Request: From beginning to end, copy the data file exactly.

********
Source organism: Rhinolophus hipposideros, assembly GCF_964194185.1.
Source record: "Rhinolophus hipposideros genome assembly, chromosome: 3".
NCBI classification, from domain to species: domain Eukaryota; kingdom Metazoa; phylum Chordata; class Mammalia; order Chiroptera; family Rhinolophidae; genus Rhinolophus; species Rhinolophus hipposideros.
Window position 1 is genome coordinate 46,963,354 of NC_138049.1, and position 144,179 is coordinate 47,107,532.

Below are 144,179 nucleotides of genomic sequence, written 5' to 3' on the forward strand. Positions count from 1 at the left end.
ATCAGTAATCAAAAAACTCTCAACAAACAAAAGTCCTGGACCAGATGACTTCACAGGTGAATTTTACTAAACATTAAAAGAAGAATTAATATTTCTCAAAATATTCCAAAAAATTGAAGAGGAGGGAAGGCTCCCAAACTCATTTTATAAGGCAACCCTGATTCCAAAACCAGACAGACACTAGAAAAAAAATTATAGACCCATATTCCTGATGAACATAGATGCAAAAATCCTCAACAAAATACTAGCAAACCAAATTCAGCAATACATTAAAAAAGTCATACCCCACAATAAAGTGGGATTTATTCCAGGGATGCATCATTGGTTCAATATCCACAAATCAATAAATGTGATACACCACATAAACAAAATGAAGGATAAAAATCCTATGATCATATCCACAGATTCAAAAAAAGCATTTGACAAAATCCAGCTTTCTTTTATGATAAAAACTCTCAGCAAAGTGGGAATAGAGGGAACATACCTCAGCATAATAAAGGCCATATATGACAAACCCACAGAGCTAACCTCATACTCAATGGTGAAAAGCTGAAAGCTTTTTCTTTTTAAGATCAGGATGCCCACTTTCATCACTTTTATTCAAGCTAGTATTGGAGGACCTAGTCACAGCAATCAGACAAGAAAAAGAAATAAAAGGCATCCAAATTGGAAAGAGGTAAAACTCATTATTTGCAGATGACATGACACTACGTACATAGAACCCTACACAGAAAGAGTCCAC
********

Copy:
Source organism: Rhinolophus hipposideros, assembly GCF_964194185.1.
Source record: "Rhinolophus hipposideros genome assembly, chromosome: 3".
NCBI classification, from domain to species: domain Eukaryota; kingdom Metazoa; phylum Chordata; class Mammalia; order Chiroptera; family Rhinolophidae; genus Rhinolophus; species Rhinolophus hipposideros.
Window position 1 is genome coordinate 46,963,354 of NC_138049.1, and position 144,179 is coordinate 47,107,532.

Below are 144,179 nucleotides of genomic sequence, written 5' to 3' on the forward strand. Positions count from 1 at the left end.
ATCAGTAATCAAAAAACTCTCAACAAACAAAAGTCCTGGACCAGATGACTTCACAGGTGAATTTTACTAAACATTAAAAGAAGAATTAATATTTCTCAAAATATTCCAAAAAATTGAAGAGGAGGGAAGGCTCCCAAACTCATTTTATAAGGCAACCCTGATTCCAAAACCAGACAGACACTAGAAAAAAAATTATAGACCCATATTCCTGATGAACATAGATGCAAAAATCCTCAACAAAATACTAGCAAACCAAATTCAGCAATACATTAAAAAAGTCATACCCCACAATAAAGTGGGATTTATTCCAGGGATGCATCATTGGTTCAATATCCACAAATCAATAAATGTGATACACCACATAAACAAAATGAAGGATAAAAATCCTATGATCATATCCACAGATTCAAAAAAAGCATTTGACAAAATCCAGCTTTCTTTTATGATAAAAACTCTCAGCAAAGTGGGAATAGAGGGAACATACCTCAGCATAATAAAGGCCATATATGACAAACCCACAGAGCTAACCTCATACTCAATGGTGAAAAGCTGAAAGCTTTTTCTTTTTAAGATCAGGATGCCCACTTTCATCACTTTTATTCAAGCTAGTATTGGAGGACCTAGTCACAGCAATCAGACAAGAAAAAGAAATAAAAGGCATCCAAATTGGAAAGAGGTAAAACTCATTATTTGCAGATGACATGACACTACGTACATAGAACCCTACACAGAAAGAGTCCAC